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Socialist "Radicalism": Rosa Luxemburg’s "Social Reform or Revolution?" (1899)

Rosa Luxemburg (1871-1919) was born into a middle-class Jewish family in Russian Poland. Her defense of Marxism, “Social Reform or Revolution?,” was written in 1899. Luxemburg opposed Eduard Bernstein’s reformist position and criticized the revisionist theories expressed in his 1899 treatise The Preconditions of Socialism and the Tasks of Social Democracy [Die Voraussetzungen des Sozialismus und die Aufgaben der Sozialdemokratie]. She went on to lead the Socialist radicals’ eventual break with the more reformist Social Democrats. Luxemburg was murdered in 1919 while leading the communist Spartacus revolution in Berlin.

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The title of the present work may be surprising at first glance: social reform or revolution? Can Social Democracy possibly be against social reform? Or can it counter social revolution, the radical change of the existing order, which is its final goal, with social reform? Certainly not. In fact, the daily practical struggle for social reforms, for the amelioration of the condition of the working people within the framework of current conditions, and for democratic institutions, represents for Social Democracy the only way of leading the proletarian class warfare and working towards the end goal: the seizing of political power and the abolition of the wage system. For Social Democracy, there is an inseparable link between social reform and social revolution, in that the struggle for social reform is the means, but radical social change is the goal.

We find the counterposing of these two aspects of the workers’ movement for the first time in the theory of Ed. Bernstein, as laid out in his essays “The Problems of Socialism” in Neue Zeit in 1896-97 and especially in his book The Preconditions of Socialism and the Tasks of Social Democracy. This entire theory essentially amounts to nothing other than the advice to give up radical social change, the final goal of Social Democracy, and instead to transform social reform from a means of class struggle into its goal. Bernstein himself formulated his views most aptly and most sharply when he wrote: “The final goal, whatever it may be, is nothing to me; the movement everything.”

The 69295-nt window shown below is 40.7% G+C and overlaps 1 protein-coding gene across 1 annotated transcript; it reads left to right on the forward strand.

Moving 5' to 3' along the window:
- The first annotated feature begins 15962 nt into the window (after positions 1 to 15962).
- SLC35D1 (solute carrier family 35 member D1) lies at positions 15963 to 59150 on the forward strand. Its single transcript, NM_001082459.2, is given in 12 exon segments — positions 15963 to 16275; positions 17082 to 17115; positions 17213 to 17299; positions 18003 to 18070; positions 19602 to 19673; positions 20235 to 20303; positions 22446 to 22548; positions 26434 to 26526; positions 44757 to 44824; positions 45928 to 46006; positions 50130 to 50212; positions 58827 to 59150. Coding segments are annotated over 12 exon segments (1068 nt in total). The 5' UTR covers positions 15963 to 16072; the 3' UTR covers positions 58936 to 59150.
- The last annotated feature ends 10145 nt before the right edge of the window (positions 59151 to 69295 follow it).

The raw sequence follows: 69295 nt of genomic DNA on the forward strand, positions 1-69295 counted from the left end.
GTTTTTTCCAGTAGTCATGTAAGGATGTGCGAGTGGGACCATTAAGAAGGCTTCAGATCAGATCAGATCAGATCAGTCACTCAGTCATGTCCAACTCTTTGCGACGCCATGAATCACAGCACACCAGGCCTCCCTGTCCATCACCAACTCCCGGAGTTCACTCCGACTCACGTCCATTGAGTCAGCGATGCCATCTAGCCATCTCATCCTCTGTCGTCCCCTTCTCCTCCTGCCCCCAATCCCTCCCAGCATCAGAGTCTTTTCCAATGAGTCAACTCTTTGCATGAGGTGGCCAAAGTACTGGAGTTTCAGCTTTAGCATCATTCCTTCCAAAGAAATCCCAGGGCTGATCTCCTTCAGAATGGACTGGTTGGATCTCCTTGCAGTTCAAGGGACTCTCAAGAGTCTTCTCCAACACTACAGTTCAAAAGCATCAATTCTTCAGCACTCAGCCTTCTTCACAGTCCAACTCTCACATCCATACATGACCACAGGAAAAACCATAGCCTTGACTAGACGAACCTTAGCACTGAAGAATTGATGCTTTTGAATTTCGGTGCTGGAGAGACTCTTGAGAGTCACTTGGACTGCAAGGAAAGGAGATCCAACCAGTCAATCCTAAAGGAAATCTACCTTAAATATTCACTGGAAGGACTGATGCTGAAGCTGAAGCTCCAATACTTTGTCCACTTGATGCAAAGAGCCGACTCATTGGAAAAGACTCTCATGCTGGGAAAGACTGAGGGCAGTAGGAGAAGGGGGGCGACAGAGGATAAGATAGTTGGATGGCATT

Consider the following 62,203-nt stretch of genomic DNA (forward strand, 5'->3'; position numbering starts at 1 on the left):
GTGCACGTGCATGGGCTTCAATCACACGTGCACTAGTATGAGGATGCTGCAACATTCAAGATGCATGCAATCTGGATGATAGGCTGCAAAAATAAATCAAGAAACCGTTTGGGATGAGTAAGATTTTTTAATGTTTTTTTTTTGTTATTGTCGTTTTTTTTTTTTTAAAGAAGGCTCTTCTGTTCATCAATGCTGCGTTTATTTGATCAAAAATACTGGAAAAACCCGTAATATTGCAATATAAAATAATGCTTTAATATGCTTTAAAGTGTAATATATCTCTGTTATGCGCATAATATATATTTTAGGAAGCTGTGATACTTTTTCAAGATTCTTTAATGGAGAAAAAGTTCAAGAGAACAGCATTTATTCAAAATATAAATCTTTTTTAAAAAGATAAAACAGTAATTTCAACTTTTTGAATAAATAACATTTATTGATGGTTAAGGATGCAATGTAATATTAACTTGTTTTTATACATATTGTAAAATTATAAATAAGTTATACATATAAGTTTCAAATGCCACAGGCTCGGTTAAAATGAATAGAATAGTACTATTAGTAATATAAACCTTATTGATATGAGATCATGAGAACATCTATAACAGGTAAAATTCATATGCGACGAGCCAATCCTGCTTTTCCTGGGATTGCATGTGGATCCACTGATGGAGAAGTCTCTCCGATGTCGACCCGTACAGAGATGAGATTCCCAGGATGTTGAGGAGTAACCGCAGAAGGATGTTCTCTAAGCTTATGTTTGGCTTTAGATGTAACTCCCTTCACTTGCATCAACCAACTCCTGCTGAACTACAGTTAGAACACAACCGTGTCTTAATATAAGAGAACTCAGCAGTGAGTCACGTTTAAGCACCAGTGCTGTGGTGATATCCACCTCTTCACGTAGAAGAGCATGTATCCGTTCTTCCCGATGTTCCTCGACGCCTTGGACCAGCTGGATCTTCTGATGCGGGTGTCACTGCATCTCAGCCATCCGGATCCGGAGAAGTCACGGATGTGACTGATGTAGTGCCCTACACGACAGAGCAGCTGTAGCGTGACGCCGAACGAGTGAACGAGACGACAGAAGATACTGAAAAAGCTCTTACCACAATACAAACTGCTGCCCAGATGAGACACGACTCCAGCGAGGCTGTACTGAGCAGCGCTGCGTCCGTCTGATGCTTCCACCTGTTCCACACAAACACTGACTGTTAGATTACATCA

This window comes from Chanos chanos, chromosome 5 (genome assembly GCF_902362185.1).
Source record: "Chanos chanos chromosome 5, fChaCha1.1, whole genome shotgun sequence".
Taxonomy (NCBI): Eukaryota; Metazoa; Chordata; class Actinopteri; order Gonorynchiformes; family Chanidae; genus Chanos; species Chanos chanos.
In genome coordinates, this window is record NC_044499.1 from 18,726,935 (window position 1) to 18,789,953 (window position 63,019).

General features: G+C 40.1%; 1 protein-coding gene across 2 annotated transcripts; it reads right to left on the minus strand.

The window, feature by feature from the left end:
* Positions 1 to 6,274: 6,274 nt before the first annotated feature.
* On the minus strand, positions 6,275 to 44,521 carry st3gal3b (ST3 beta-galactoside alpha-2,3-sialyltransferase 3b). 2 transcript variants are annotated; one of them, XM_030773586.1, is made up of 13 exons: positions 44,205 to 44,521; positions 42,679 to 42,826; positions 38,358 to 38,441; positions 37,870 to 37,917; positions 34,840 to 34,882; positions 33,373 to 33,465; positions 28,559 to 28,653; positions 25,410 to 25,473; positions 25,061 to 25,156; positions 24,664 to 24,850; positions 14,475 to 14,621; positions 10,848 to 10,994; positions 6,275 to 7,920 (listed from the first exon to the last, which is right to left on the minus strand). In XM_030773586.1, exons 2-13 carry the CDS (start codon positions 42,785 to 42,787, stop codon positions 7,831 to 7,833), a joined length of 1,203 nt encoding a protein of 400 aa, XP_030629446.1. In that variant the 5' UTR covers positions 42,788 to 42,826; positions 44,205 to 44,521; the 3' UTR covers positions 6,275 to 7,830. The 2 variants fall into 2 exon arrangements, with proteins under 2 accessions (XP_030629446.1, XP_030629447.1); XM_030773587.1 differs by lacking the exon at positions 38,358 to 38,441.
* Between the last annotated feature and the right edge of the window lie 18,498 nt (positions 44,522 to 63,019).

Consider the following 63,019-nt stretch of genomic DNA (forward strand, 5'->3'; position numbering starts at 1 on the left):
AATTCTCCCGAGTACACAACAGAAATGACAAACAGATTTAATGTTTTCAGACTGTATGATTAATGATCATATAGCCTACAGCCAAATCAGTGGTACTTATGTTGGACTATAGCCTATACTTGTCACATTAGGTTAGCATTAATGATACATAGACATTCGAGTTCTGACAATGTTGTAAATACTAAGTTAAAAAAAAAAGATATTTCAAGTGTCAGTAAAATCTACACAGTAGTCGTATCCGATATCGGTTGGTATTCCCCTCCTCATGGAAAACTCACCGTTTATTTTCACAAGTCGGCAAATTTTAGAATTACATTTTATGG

But since the final socialist goal is the only decisive aspect that distinguished the social democratic movement from bourgeois democracy and bourgeois radicalism, which transforms the entire workers’ movement from a futile effort to repair the capitalist order into class warfare against this order, for the abolition of this order, the question “Social reform or revolution?” in the Bernsteinean sense poses for Social Democracy at the same time the question: “To be or not to be?” In the final analysis, the quarrel with Bernstein and his supporters is not about this or that method of the struggle, about this or that tactic, but about the very existence of the social democratic movement.

This realization is doubly important for the workers, because this is precisely about them and their influence in the movement, because it is their own lives that are being put at risk here. The opportunistic current in the party, whose theory has been formulated by Bernstein, is nothing other than an unconscious effort to secure the upper hand for the petty bourgeois elements that have joined the party, to reshape the practice and the goals of the party in their spirit. The question about social reform and revolution, about the final goal of the movement is, from a different perspective, the question about the petty bourgeois or proletarian character of the workers’ movement.

Source: Rosa Luxemburg, “Sozialreform oder Revolution” [“Social Reform or Revolution?”], Leipziger Volkszeitung (1899). In Rosa Luxemburg, Gesammelte Werke [Collected Works], vol. 1, 1893-1905. Berlin: Dietz, 1990, pp. 369-71.

Translation: Thomas Dunlap

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